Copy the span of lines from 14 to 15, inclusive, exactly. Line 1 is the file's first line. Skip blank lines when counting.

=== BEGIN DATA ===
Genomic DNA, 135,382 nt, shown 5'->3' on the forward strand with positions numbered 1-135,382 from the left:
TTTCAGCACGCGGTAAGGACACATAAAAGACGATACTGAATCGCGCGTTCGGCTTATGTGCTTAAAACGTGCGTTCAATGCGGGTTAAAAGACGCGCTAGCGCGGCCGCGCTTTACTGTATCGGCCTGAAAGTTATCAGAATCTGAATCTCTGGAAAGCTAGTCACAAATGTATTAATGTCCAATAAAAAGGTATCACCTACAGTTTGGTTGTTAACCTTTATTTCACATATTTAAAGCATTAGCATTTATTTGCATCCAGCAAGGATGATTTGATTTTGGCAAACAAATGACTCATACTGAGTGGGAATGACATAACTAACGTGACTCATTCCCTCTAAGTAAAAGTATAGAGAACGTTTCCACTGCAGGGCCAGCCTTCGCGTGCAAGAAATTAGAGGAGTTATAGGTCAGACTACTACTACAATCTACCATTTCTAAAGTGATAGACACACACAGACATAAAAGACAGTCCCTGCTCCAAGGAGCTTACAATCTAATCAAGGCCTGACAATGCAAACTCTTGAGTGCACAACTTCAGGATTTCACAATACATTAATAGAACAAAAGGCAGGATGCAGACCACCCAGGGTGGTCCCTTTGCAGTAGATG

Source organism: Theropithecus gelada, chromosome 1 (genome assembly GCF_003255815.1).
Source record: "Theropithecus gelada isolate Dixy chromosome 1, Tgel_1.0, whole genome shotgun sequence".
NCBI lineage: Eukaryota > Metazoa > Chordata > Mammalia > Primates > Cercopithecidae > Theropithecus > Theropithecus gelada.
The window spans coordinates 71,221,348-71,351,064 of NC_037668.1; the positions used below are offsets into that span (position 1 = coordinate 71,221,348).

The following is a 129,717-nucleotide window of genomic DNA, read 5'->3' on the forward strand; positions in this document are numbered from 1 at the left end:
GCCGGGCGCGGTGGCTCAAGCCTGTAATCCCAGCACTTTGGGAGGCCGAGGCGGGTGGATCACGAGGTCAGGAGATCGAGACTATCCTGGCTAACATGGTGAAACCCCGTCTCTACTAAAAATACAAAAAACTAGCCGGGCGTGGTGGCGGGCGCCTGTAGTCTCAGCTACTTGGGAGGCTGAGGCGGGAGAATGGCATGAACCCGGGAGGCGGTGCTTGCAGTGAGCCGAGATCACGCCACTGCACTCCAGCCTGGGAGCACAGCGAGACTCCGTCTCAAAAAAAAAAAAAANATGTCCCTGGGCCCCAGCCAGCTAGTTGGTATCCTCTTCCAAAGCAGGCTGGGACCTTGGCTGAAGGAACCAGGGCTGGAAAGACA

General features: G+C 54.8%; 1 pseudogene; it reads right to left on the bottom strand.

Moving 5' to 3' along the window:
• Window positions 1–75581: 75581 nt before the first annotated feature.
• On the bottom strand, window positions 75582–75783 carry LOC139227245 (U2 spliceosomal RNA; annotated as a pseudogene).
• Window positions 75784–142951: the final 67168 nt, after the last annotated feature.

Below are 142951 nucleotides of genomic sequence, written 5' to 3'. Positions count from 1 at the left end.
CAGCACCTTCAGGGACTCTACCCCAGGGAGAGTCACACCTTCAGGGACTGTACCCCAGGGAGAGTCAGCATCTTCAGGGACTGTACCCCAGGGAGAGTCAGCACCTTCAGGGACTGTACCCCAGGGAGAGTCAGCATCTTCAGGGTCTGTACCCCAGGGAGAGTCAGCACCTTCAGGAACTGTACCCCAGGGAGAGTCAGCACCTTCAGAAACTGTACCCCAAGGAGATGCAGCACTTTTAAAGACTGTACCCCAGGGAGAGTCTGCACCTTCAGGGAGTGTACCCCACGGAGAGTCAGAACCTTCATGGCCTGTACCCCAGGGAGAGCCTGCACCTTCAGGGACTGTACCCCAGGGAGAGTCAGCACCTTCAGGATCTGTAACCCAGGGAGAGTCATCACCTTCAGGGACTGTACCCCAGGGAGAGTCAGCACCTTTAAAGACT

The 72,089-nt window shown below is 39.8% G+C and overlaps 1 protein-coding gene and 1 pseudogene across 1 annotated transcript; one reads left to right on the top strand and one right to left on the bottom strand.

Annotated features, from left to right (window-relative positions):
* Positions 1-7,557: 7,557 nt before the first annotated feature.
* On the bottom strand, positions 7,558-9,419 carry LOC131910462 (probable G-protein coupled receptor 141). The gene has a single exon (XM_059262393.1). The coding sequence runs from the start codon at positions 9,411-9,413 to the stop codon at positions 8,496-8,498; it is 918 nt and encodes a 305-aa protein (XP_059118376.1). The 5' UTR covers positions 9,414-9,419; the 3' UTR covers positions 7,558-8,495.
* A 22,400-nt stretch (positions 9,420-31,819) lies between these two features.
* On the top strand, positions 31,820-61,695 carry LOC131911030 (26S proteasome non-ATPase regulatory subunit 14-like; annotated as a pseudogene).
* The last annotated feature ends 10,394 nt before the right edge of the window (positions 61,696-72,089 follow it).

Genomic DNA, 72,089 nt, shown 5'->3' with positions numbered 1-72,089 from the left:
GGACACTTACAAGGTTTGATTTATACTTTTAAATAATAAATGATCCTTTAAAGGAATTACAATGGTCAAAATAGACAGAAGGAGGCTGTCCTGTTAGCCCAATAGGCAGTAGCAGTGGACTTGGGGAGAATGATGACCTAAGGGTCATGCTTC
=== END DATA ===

Below are 142951 nucleotides of genomic sequence, written 5' to 3'. Positions count from 1 at the left end.
CAGCACCTTCAGGGACTCTACCCCAGGGAGAGTCACACCTTCAGGGACTGTACCCCAGGGAGAGTCAGCATCTTCAGGGACTGTACCCCAGGGAGAGTCAGCACCTTCAGGGACTGTACCCCAGGGAGAGTCAGCATCTTCAGGGTCTGTACCCCAGGGAGAGTCAGCACCTTCAGGAACTGTACCCCAGGGAGAGTCAGCACCTTCAGAAACTGTACCCCAAGGAGATGCAGCACTTTTAAAGACTGTACCCCAGGGAGAGTCTGCACCTTCAGGGAGTGTACCCCACGGAGAGTCAGAACCTTCATGGCCTGTACCCCAGGGAGAGCCTGCACCTTCAGGGACTGTACCCCAGGGAGAGTCAGCACCTTCAGGATCTGTAACCCAGGGAGAGTCATCACCTTCAGGGACTGTACCCCAGGGAGAGTCAGCACCTTTAAAGACT